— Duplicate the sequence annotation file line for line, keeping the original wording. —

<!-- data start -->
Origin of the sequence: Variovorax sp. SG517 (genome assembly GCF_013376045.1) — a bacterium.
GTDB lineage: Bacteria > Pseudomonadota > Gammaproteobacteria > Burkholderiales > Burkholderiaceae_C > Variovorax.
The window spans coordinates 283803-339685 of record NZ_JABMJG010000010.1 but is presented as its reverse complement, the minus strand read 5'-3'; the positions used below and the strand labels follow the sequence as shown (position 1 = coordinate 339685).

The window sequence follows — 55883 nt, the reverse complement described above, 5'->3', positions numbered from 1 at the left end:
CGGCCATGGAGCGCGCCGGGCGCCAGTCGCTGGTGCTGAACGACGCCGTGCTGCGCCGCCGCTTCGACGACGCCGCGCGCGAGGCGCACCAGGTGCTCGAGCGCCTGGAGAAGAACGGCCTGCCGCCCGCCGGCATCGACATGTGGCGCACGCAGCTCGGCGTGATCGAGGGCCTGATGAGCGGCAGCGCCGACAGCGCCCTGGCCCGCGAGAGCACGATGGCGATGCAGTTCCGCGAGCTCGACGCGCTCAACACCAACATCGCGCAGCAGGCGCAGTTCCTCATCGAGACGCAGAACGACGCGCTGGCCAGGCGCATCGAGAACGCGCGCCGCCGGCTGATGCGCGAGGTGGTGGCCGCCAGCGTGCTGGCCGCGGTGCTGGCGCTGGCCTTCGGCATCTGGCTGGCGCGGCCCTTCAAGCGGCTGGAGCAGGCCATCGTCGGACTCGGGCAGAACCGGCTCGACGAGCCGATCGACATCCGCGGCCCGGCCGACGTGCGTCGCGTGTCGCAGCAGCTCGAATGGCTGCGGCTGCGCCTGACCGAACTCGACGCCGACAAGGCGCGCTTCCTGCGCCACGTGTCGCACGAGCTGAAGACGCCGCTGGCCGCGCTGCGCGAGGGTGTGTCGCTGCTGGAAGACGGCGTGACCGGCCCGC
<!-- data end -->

Origin of the sequence: Variovorax sp. SG517 (genome assembly GCF_013376045.1) — a bacterium.
GTDB lineage: Bacteria > Pseudomonadota > Gammaproteobacteria > Burkholderiales > Burkholderiaceae_C > Variovorax.
The window spans coordinates 283803-339685 of record NZ_JABMJG010000010.1 but is presented as its reverse complement, the minus strand read 5'-3'; the positions used below and the strand labels follow the sequence as shown (position 1 = coordinate 339685).

The window sequence follows — 55883 nt, the reverse complement described above, 5'->3', positions numbered from 1 at the left end:
CGGCCATGGAGCGCGCCGGGCGCCAGTCGCTGGTGCTGAACGACGCCGTGCTGCGCCGCCGCTTCGACGACGCCGCGCGCGAGGCGCACCAGGTGCTCGAGCGCCTGGAGAAGAACGGCCTGCCGCCCGCCGGCATCGACATGTGGCGCACGCAGCTCGGCGTGATCGAGGGCCTGATGAGCGGCAGCGCCGACAGCGCCCTGGCCCGCGAGAGCACGATGGCGATGCAGTTCCGCGAGCTCGACGCGCTCAACACCAACATCGCGCAGCAGGCGCAGTTCCTCATCGAGACGCAGAACGACGCGCTGGCCAGGCGCATCGAGAACGCGCGCCGCCGGCTGATGCGCGAGGTGGTGGCCGCCAGCGTGCTGGCCGCGGTGCTGGCGCTGGCCTTCGGCATCTGGCTGGCGCGGCCCTTCAAGCGGCTGGAGCAGGCCATCGTCGGACTCGGGCAGAACCGGCTCGACGAGCCGATCGACATCCGCGGCCCGGCCGACGTGCGTCGCGTGTCGCAGCAGCTCGAATGGCTGCGGCTGCGCCTGACCGAACTCGACGCCGACAAGGCGCGCTTCCTGCGCCACGTGTCGCACGAGCTGAAGACGCCGCTGGCCGCGCTGCGCGAGGGTGTGTCGCTGCTGGAAGACGGCGTGACCGGCCCGC